Kushal Das

FOSS and life. Kushal Das talks here.

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OAuth Security Workshop 2022

Last week I attended OAuth Security Workshop at Trondheim, Norway. It was a 3-day single-track conference, where the first half of the days were pre-selected talks, and the second parts were unconference talks/side meetings. This was also my first proper conference after COVID emerged in the world.

osw starting

Back to the starting line

After many years felt the whole excitement of being a total newbie in something and suddenly being able to meet all the people behind the ideas. I reached the conference hotel in the afternoon of day 0 and met the organizers as they were in the lobby area. That chat went on for a long, and as more and more people kept checking into the hotel, I realized that it was a kind of reunion for many of the participants. Though a few of them met at a conference in California just a week ago, they all were excited to meet again.

To understand how welcoming any community is, just notice how the community behaves towards new folks. I think the Python community stands high in this regard. And I am very happy to say the whole OAuth/OIDC/Identity-related community folks are excellent in this regard. Even though I kept introducing myself as the new person in this identity land, not even for a single time I felt unwelcome. I attended OpenID-related working group meetings during the conference, multiple hallway chats, or talked to people while walking around the beautiful city. Everyone was happy to explain things in detail to me. Even though most of the people there have already spent 5-15+ years in the identity world.

The talks & meetings

What happens in Trondheim, stays in Trondheim.

I generally do not attend many talks at conferences, as they get recorded. But here, the conference was a single track, and also, there were no recordings.

The first talk was related to formal verification, and this was the first time I saw those (scary in my mind) maths on the big screen. But, full credit to the speakers as they explained things in such a way so that even an average programmer like me understood each step. And after this talk, we jumped into the world of OAuth/OpenID. One funny thing was whenever someone mentioned some RFC number, we found the authors inside the meeting room.

In the second half, we had the GNAP master class from Justin Richer. And once again, the speaker straightforwardly explained such deep technical details so that everyone in the room could understand it.

Now, in the evening before, a few times, people mentioned that in heated technical details, many RFC numbers will be thrown at each other, though it was not that many for me to get too scared :)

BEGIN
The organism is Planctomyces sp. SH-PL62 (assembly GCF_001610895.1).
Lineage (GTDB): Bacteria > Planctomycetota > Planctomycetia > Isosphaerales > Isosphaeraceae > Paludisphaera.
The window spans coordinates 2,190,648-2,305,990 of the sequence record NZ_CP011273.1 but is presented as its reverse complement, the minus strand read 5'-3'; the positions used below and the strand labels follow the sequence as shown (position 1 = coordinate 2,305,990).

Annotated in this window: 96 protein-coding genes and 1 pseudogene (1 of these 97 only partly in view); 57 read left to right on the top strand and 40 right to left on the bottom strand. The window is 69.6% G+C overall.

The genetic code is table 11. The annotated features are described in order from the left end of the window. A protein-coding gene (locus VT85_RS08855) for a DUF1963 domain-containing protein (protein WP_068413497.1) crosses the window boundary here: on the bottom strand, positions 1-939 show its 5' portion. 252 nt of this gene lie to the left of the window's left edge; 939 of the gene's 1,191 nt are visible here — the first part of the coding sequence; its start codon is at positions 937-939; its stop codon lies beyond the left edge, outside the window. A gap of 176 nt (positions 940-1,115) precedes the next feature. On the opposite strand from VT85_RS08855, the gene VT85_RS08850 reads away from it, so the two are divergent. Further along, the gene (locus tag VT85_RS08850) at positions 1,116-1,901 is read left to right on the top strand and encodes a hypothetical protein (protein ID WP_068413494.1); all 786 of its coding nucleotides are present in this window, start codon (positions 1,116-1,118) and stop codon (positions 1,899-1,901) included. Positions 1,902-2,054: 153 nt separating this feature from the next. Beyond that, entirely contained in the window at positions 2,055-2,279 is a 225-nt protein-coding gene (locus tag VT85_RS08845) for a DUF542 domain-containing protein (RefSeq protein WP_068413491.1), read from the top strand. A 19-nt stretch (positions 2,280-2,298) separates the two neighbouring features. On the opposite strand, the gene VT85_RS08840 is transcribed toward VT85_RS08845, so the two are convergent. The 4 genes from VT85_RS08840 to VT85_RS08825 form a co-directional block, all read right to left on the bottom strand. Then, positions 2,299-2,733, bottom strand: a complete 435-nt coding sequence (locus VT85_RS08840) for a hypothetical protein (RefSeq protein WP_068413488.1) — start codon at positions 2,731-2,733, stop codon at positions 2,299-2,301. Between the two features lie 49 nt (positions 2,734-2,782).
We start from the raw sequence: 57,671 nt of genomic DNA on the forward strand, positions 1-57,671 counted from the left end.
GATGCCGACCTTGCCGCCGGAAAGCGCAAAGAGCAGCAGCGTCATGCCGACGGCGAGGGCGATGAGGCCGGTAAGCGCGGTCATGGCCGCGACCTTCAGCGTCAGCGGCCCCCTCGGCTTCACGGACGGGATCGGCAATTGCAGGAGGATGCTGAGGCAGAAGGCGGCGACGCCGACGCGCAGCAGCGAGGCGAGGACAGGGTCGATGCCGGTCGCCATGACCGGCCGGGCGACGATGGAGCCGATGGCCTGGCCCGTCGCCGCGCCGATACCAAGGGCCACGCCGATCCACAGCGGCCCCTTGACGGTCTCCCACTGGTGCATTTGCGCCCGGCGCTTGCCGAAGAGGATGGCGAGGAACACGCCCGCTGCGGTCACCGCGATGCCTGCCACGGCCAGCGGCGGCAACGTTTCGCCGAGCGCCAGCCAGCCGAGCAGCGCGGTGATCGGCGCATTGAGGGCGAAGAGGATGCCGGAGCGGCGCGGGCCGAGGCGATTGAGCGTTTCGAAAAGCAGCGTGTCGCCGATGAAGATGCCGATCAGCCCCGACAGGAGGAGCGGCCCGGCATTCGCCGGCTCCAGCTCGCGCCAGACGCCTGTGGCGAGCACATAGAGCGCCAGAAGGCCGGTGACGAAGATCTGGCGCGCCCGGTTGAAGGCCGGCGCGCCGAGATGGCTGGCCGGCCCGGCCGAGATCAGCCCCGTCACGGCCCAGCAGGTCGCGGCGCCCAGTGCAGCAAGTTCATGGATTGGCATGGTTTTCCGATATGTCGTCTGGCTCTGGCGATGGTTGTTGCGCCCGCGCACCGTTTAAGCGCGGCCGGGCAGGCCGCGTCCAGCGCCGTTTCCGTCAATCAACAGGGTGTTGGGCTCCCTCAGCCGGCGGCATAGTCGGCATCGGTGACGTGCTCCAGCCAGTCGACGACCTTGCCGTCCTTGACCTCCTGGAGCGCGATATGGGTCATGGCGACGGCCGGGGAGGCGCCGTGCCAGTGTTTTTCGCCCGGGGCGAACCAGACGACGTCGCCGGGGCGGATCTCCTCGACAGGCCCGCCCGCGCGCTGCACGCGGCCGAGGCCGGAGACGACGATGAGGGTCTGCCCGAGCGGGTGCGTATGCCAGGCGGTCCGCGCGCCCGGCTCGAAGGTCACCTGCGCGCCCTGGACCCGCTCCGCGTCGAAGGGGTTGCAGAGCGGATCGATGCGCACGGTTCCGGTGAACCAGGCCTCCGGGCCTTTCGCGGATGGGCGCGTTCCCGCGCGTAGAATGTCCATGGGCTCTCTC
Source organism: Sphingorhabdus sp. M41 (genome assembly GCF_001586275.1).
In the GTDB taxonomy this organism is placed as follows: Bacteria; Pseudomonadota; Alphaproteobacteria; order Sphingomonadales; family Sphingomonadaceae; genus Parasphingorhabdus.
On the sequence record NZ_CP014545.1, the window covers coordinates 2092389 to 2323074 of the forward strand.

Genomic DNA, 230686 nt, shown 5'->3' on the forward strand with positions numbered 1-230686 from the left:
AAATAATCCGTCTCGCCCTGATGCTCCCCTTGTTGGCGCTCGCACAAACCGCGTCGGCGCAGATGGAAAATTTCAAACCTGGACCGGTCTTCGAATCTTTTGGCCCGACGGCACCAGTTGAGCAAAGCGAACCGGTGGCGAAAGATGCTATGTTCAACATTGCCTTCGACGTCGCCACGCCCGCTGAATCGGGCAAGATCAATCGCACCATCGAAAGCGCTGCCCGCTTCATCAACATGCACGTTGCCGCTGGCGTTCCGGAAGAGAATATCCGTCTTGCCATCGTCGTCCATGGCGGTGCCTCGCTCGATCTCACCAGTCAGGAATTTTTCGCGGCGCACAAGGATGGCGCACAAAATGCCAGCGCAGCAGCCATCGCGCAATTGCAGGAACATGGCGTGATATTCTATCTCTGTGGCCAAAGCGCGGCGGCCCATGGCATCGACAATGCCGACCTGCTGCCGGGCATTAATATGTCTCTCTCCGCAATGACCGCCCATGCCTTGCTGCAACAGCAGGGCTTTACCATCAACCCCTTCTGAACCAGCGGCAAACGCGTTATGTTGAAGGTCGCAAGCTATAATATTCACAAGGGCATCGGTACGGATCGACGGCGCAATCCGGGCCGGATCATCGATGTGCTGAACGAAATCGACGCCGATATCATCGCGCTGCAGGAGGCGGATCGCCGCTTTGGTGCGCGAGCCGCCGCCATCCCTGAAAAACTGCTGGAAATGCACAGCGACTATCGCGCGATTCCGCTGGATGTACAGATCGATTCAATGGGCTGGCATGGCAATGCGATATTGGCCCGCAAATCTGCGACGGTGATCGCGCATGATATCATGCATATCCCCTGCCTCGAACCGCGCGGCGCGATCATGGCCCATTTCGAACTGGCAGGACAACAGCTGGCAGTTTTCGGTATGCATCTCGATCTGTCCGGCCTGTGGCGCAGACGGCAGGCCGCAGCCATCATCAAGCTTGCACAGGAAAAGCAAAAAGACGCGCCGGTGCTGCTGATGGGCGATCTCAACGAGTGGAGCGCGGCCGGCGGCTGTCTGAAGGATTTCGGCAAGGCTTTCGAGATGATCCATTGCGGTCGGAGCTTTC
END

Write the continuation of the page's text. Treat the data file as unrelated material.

rfc count

I also managed to meet Roland for the first time. We had longer chats about the status of Python in the identity ecosystem and also about Identity Python. I took some notes about how we can improve the usage of Python in this, and I will most probably start writing about those in the coming weeks.

In multiple talks, researchers & people from the industry pointed out the mistakes made in the space from the security point of view. Even though, for many things, we have clear instructions in the SPECs, there is no guarantee that the implementors will follow them properly, thus causing security gaps.

At the end of day 1, we had a special Organ concert at the beautiful Trondheim Cathedral. On day 2, we had a special talk, “The Viking Kings of Norway”.

If you let me talk about my experience at the conference, I don’t think I will stop before 2 hours. It was so much excitement, new information, the whole feeling of going back into my starting days where I knew nothing much. Every discussion was full of learning opportunities (all discussions are anyway, but being a newbie is a different level of excitement) or the sadness of leaving Anwesha & Py back in Stockholm. This was the first time I was staying away from them after moving to Sweden.

surprise

Just before the conference ended, Aaron Parecki gave me a surprise gift. I spent time with it during the whole flight back to Stockholm.

This conference had the best food experience of my life for a conference. Starting from breakfast to lunch, big snack tables, dinners, or restaurant foods. In front of me, at least 4 people during the conference said, “oh, it feels like we are only eating and sometimes talking”.

Another thing I really loved to see is that the two primary conference organizers are university roommates who are continuing the friendship and journey in a very beautiful way. After midnight, standing outside of the hotel and talking about random things about life and just being able to see two longtime friends excited about similar things, it felt so nice.